Catherine Gilliss Tapped to Lead Duke University School of Nursing
DURHAM, N.C. -- Catherine Lynch Gilliss, D.N.Sc., R.N., F.A.A.N, has been named dean of the Duke University School of Nursing, Victor J. Dzau, M.D., chancellor for health affairs and president and CEO of the Duke University Health System, announced today. Dzau said he will recommend to the Executive Committee of the Board of Trustees at its meeting later this month that the trustees also approve Gilliss' appointment as vice chancellor for nursing affairs.
Gilliss' appointment, effective Oct. 1, follows a seven-month national search by an advisory committee chaired by Haywood Brown, M.D., chair of the department of obstetrics and gynecology. Gilliss, who graduated from Duke's School of Nursing in 1971, has been a professor and dean of the nursing school at Yale University since 1998. She succeeds Mary Champagne, Ph.D., R.N., who announced in May 2003 that she would not seek another five-year term as dean after serving 13 years in the post.
"The School of Nursing is as important a part of Duke University Medical Center as nurses are to health care, and we are delighted to have recruited someone of Dr. Gilliss' stature to be its next leader," said Dzau. "As a nationally recognized nursing educator and researcher who has spent her career at some of the nation's top nursing schools, Dr. Gilliss brings to Duke a wealth of experience and knowledge. We look forward to having her as an important strategic partner of the Health System executive leadership team."
Gilliss, an adult nurse practitioner, has been an active researcher in family management of diabetes and health disparities. She is the lead investigator for a series of grants totaling more than $3.5 million from the National Institutes of Health's National Institute for Nursing Research.
"Dean Gilliss is an exceptional person with a strong commitment to excellence and an equally strong vision for the future of nursing education and research, both for Duke and for our nation," said Peter Lange, provost of Duke University. "The university and medical center are investing significant resources in facilities, faculty and programs in our School of Nursing, and I am confident that under her leadership, the School of Nursing will achieve its ambitious agenda."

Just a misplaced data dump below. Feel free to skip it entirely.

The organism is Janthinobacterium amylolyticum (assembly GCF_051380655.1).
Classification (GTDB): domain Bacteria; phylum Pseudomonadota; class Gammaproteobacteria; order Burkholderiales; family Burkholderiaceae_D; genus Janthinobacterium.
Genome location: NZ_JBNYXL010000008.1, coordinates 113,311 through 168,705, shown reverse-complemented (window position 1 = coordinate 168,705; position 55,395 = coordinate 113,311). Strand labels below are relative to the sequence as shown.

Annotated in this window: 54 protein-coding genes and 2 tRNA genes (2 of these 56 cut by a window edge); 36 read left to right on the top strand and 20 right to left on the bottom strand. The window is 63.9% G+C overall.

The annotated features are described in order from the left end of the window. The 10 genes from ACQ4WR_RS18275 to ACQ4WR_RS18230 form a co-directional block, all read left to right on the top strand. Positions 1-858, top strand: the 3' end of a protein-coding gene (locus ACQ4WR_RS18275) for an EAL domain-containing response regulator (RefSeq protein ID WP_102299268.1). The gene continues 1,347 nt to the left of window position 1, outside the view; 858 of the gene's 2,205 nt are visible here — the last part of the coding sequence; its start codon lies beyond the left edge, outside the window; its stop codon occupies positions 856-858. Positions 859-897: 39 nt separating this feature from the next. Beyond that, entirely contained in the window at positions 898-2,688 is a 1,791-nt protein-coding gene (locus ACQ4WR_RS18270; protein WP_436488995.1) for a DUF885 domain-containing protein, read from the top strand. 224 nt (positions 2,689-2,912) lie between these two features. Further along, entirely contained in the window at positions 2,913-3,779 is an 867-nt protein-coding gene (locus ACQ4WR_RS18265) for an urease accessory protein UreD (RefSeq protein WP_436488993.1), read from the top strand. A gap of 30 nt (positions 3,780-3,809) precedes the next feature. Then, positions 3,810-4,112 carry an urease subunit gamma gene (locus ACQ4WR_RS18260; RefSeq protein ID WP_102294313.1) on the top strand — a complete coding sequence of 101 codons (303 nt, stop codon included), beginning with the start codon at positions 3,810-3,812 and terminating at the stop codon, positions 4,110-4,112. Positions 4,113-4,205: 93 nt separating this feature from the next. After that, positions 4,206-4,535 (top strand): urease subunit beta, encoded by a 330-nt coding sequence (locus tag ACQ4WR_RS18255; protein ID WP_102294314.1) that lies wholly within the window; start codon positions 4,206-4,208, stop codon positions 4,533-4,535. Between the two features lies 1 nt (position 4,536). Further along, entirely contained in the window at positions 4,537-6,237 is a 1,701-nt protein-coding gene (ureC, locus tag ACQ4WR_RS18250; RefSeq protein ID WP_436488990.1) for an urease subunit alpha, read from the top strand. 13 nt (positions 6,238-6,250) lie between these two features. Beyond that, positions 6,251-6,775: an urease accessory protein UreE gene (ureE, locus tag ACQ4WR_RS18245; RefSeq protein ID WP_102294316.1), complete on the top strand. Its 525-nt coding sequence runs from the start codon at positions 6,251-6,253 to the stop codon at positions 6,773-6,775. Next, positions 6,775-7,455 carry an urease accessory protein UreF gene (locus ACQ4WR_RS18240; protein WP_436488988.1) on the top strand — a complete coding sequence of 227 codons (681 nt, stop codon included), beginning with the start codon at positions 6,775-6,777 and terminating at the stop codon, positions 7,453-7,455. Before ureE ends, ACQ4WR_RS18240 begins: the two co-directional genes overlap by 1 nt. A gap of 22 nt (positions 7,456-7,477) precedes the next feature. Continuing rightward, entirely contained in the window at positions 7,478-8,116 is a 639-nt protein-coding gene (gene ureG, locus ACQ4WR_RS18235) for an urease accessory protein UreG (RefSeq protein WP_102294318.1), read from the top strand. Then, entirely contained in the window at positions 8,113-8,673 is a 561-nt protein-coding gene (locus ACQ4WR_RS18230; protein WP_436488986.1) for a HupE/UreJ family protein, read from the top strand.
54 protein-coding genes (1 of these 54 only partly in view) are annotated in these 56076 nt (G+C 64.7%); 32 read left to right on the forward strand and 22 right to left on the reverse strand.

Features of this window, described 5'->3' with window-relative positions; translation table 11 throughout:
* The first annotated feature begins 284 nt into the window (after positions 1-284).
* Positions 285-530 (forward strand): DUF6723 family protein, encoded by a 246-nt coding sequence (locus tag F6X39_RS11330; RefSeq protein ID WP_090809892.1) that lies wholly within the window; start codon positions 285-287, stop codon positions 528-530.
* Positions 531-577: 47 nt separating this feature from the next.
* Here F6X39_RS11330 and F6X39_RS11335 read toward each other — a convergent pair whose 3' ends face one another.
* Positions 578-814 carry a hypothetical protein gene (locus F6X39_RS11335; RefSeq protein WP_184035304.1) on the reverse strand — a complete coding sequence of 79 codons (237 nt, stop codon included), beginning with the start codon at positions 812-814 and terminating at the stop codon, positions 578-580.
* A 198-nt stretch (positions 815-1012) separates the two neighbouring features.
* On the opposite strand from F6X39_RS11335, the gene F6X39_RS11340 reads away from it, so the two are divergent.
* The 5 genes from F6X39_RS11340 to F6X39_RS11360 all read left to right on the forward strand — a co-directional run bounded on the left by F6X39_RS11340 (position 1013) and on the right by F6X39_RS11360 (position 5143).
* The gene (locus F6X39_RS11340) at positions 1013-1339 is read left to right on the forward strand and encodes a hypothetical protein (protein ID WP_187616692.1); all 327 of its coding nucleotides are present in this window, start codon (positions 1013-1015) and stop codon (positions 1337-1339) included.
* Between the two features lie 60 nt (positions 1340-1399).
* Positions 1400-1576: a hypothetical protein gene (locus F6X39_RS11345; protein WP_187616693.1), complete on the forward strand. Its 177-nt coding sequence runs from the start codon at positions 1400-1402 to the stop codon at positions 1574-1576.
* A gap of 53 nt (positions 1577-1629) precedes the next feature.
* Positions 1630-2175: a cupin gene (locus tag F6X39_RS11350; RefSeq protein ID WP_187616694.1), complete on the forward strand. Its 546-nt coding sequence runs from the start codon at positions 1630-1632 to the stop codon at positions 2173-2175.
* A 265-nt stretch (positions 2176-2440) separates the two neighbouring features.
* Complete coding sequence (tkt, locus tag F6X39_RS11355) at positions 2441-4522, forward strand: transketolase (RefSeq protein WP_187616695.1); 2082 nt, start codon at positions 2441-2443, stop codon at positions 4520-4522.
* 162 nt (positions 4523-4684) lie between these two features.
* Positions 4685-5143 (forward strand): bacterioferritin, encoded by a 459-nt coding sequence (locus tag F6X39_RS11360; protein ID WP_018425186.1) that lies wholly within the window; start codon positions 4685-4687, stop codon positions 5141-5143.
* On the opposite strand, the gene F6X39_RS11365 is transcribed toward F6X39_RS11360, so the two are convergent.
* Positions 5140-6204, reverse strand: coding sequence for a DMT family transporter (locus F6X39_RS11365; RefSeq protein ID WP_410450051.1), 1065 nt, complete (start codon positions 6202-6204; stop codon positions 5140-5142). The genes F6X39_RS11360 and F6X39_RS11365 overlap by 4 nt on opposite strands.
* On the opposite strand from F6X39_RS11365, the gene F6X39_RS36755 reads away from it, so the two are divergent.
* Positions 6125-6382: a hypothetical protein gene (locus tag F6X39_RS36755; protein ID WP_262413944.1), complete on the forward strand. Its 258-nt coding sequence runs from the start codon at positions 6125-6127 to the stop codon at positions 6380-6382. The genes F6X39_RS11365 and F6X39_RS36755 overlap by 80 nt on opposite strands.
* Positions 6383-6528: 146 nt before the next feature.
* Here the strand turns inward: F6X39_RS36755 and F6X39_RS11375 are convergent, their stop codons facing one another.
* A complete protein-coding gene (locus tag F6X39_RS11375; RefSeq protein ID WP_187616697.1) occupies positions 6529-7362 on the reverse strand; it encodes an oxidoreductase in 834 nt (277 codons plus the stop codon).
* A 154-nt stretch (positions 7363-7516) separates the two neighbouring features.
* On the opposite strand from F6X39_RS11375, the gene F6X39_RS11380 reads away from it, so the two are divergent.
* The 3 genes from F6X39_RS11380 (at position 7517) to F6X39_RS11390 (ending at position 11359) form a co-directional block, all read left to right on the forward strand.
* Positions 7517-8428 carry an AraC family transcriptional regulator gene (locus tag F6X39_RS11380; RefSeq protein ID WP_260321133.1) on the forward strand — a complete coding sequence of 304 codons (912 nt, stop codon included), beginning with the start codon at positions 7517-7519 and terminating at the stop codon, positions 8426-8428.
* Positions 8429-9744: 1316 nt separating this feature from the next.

During her tenure at Yale, Gilliss led efforts to strengthen the school's programs of research and doctoral education, and to attract more scholars from minority populations to pursue careers in nursing. In 2002, under Gilliss' leadership, Yale and Howard University established the Yale-Howard Partnership Center to Eliminate Health Disparities.
"Those who study nursing know that the advancement of knowledge is not a means in itself but is deeply rooted in our social responsibility to improve health," said Gilliss. "When we educate nurses, we prepare women and men to make an impact on the health of their patients and their relevant communities. Duke's School of Nursing has a strong tradition of preparing outstanding clinicians. I look forward to working with the faculty to build their research activities and initiate a doctoral program in nursing at Duke. And I am delighted to join Dr. Dzau and the Duke University Health System leadership to develop even closer connections between the school and the care delivery system at Duke."
Before becoming dean at Yale, Gilliss was chair of the department of Family Health Care Nursing at University of California at San Francisco (UCSF) from 1993 to 1998. As director of UCSF's Family Nurse Practitioner Program from 1988 to 1995, Gilliss led her program to a Pew Primary Care Achievement Award for Excellence.
In addition to her B.S.N. degree from Duke, Gilliss earned a master's degree in psychiatric nursing from The Catholic University of America in Washington, D.C.; an adult nurse practitioner certificate from the University of Rochester in Rochester, N.Y.; and a doctorate of nursing science from UCSF, where she also completed a post-doctoral fellowship.
Gilliss has authored two books – "The Nursing of Families" and "Toward a Science of Family Nursing" -- in addition to writing numerous peer-reviewed journal articles and book chapters. She serves on the editorial boards of several journals, including the Journal of Family Nursing; Families, Systems and Health; Journal of the Hispanic Nurses Association; Journal of the National Black Nurses Association; and Research in Nursing and Health. A fellow in the American Academy of Nursing, she is now serving her second term as an elected director on that board. She has held office and completed board service in many other professional societies, including service as a Trustee of the University of Portland (Ore.).
The Duke School of Nursing, founded in 1931, offers an accelerated bachelor's of nursing program, master's of nursing degree and a post-master's certificate program. Establishing a doctorate program is one of the school's priorities. For academic year 2004, total enrollment includes 389 students -- 284 in more than 20 master's and post-doctoral degree programs and 105 in the bachelor's program. The school has 38 faculty members, including 28 doctorally prepared faculty. The Duke School of Nursing ranks 32th nationally in National Institutes of Health (NIH) funding.
Among its innovative approaches to nursing education, the Duke School of Nursing has created, with funding from the Robert Wood Johnson Foundation, a distance learning program for family nurse practitioners, physicians assistants and nurse mid-wifery students in rural counties throughout the North Carolina. In January 2004, the Duke School of Nursing began to raise $22 million for its new school headquarters facility.